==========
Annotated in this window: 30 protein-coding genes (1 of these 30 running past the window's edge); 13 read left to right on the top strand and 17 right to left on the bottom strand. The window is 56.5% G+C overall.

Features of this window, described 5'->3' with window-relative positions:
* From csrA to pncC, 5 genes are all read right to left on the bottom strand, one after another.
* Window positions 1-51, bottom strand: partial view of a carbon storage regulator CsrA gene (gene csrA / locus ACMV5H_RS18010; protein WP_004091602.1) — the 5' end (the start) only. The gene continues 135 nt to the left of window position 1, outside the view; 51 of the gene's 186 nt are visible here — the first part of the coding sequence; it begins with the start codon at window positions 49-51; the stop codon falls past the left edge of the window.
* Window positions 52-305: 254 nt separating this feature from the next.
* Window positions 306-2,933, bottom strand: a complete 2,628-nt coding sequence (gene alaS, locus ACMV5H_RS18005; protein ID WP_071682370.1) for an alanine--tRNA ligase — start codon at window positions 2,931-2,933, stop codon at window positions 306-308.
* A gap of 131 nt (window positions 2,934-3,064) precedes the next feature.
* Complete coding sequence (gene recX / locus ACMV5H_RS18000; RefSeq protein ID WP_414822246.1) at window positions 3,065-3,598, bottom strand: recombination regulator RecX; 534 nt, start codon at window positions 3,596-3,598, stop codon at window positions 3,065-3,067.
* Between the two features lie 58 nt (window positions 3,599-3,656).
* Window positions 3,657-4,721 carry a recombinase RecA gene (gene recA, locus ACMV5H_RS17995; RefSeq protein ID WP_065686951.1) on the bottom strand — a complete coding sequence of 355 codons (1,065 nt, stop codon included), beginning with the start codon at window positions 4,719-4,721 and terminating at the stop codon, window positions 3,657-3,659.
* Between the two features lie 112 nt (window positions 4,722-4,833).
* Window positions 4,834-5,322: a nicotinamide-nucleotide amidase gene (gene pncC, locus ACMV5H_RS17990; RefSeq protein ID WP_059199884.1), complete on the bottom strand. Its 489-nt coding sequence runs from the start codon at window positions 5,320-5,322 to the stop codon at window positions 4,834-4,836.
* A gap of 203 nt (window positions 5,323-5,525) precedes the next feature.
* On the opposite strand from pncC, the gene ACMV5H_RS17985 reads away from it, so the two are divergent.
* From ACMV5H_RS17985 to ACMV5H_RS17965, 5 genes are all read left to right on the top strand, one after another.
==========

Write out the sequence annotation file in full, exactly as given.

Annotated in this window: 30 protein-coding genes (1 of these 30 running past the window's edge); 13 read left to right on the top strand and 17 right to left on the bottom strand. The window is 56.5% G+C overall.

Features of this window, described 5'->3' with window-relative positions:
* From csrA to pncC, 5 genes are all read right to left on the bottom strand, one after another.
* Window positions 1-51, bottom strand: partial view of a carbon storage regulator CsrA gene (gene csrA / locus ACMV5H_RS18010; protein WP_004091602.1) — the 5' end (the start) only. The gene continues 135 nt to the left of window position 1, outside the view; 51 of the gene's 186 nt are visible here — the first part of the coding sequence; it begins with the start codon at window positions 49-51; the stop codon falls past the left edge of the window.
* Window positions 52-305: 254 nt separating this feature from the next.
* Window positions 306-2,933, bottom strand: a complete 2,628-nt coding sequence (gene alaS, locus ACMV5H_RS18005; protein ID WP_071682370.1) for an alanine--tRNA ligase — start codon at window positions 2,931-2,933, stop codon at window positions 306-308.
* A gap of 131 nt (window positions 2,934-3,064) precedes the next feature.
* Complete coding sequence (gene recX / locus ACMV5H_RS18000; RefSeq protein ID WP_414822246.1) at window positions 3,065-3,598, bottom strand: recombination regulator RecX; 534 nt, start codon at window positions 3,596-3,598, stop codon at window positions 3,065-3,067.
* Between the two features lie 58 nt (window positions 3,599-3,656).
* Window positions 3,657-4,721 carry a recombinase RecA gene (gene recA, locus ACMV5H_RS17995; RefSeq protein ID WP_065686951.1) on the bottom strand — a complete coding sequence of 355 codons (1,065 nt, stop codon included), beginning with the start codon at window positions 4,719-4,721 and terminating at the stop codon, window positions 3,657-3,659.
* Between the two features lie 112 nt (window positions 4,722-4,833).
* Window positions 4,834-5,322: a nicotinamide-nucleotide amidase gene (gene pncC, locus ACMV5H_RS17990; RefSeq protein ID WP_059199884.1), complete on the bottom strand. Its 489-nt coding sequence runs from the start codon at window positions 5,320-5,322 to the stop codon at window positions 4,834-4,836.
* A gap of 203 nt (window positions 5,323-5,525) precedes the next feature.
* On the opposite strand from pncC, the gene ACMV5H_RS17985 reads away from it, so the two are divergent.
* From ACMV5H_RS17985 to ACMV5H_RS17965, 5 genes are all read left to right on the top strand, one after another.